product that values participation, collaboration, and distribution
- Literacy 2.0 – students are appropriating digital
applications, networks, and services; they are developing new ways of
reading, writing, viewing, listening, and recording — new ways that
embody this 2.0 environment
- Literacy 2.0 necessarily involves extensive
participation, collaboration, and distribution of expertise and
- Purpose of our Study
- Engaging graduate students (in-service teachers) and
undergraduates (pre-service teachers) in how to make digital stories
- Examine the potential of digital storytelling used to
enhance traditional and new literacies
- Bridging literacy methods, changing perspectives, how to
- Roles that participants played
- Text editors
- Visual designers
- Image editors
- Voice recording specialists
- Audio editing
- Movie producers
- Impacts on education
- Practical and learner-centered
- Meets ed tech standards
- Enhances literacies: language, visual, media
- Helps build useful skills in web 2.0/literacy 2.0:
participation, collaboration, distribution
Today, I received an exciting announcement from Kellie Bramlet with MIT Press Journals. In addition to the series of books that they released last year with a Creative Commons license, they are now offering the following new journal:
The International Journal of Learning and Media
MIT Press, in cooperation with The Monterey Institute for Technology and Education (MITE), is pleased to announce the publication of the first issue of The International Journal of Learning and Media (IJLM). A first of its kind, the journal is devoted to examining the intersection of media and learning in multiple contexts. Volume 1, Issue 1, edited by David Buckingham, Tara McPherson and Katie Salen, is now available for FREE at http://ijlm.net . While IJLM retains the peer-review process of a traditional scholarly journal, its editorial vision and electronic-only format permit more topical and polemic writing, visual and multimedia presentations, and online dialogues. IJLM will allow the broad community interested in digital media and learning to share its insights using the tools of digital media. Sections of the journal range from shorter pieces on critical issues of a timely nature, through longer essays on keywords shaping the landscape of learning and media today, to traditional peer-reviewed scholarly articles.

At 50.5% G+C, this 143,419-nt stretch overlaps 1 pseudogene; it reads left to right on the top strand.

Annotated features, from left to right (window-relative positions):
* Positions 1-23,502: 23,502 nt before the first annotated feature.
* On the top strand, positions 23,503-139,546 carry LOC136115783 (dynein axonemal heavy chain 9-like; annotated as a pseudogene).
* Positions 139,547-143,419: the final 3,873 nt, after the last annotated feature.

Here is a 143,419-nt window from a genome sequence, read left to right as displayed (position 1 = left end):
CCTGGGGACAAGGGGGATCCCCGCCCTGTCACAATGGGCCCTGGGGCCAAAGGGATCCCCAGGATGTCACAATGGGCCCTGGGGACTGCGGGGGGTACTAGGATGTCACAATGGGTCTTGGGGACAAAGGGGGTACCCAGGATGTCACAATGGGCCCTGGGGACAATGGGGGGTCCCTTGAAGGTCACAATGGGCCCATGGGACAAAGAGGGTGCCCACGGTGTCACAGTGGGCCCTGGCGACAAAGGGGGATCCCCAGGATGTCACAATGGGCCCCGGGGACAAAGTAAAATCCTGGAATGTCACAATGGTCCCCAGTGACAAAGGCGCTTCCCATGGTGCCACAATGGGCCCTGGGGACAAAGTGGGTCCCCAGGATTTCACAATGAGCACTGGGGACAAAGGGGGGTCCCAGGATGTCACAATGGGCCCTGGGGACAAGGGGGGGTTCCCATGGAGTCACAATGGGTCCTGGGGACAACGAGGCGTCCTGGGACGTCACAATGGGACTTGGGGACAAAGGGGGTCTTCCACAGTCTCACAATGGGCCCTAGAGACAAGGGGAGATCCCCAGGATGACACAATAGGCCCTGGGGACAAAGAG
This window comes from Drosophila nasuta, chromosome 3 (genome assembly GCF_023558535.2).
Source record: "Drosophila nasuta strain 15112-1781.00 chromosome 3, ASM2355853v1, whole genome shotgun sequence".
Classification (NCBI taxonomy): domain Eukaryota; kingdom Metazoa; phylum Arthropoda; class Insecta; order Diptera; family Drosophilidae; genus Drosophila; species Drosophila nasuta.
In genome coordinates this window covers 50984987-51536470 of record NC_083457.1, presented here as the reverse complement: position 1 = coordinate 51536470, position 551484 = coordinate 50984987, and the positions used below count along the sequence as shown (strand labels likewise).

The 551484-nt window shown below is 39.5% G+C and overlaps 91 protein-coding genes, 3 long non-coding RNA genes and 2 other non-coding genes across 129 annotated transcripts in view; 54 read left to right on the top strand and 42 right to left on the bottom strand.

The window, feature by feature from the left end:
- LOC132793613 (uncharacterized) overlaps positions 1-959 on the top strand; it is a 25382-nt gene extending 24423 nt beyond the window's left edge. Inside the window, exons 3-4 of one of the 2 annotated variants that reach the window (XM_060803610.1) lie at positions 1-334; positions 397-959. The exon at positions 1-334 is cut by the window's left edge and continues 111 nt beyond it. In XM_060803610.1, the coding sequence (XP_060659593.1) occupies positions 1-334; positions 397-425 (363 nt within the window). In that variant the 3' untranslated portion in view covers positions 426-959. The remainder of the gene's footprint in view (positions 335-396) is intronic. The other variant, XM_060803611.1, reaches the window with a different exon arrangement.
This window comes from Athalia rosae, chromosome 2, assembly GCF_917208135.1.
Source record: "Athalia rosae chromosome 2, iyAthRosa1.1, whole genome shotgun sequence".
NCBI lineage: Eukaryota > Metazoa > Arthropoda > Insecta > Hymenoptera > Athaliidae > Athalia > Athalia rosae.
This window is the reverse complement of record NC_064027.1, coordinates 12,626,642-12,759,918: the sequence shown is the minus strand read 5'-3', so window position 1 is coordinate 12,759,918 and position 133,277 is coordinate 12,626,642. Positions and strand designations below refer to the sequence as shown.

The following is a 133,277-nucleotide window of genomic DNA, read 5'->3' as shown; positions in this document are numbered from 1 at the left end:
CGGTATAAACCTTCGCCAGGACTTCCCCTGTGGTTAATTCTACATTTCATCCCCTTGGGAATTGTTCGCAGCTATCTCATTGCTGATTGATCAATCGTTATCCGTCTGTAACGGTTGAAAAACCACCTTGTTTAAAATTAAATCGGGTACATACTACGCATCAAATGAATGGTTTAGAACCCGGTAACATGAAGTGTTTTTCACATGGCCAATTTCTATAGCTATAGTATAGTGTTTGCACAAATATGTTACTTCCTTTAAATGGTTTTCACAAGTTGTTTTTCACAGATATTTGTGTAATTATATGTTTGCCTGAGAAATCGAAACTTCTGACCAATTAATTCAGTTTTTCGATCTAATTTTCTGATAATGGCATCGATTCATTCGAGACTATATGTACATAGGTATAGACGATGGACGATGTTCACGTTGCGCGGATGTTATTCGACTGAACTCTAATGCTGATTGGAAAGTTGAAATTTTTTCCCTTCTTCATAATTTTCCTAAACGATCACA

http://ijlm.net is currently in its beta stage and we welcome your comments, questions and thoughts on how to improve the site. Please contact us by clicking on the Feedback button in the upper right corner at http://ijlm.net
The development and publication of IJLM is supported by a grant from the John D. and Catherine T. MacArthur Foundation as part of its 5-year, $50 million, initiative in digital media and learning.
Been a long time since I’ve been blogging… hope to get “caught up” on some emerging ideas over spring break. But, for now, here is some good news from RCWP. Congrats to Janet for her leadership and all my colleagues whose work made this award possible!
The Engaged Scholar – Featured MSU Engaged Faculty – Janet A. Swenson
Janet Swenson knows that effective communication depends on far more than simply the written word. Over the past few years numerous powerful and inexpensive communication technologies have become available to the average user. Cell phones enhanced with camera, video, and keyboard capacities, along with fully functioning, highly portable mini-notebook computers, have emerged in conjunction with Internet-based social networking and collaborative writing opportunities.
Since 1993 Swenson has directed the Red Cedar Writing Project (RCWP), an educational outreach program and professional development network that serves teachers of writing at all grade levels. RCWP is also MSU’s site of the National Writing Project, which aims to improve student achievement across the United States by improving the teaching of writing and improving learning. Keeping pace with emerging technologies is one of the ways that RCWP does that.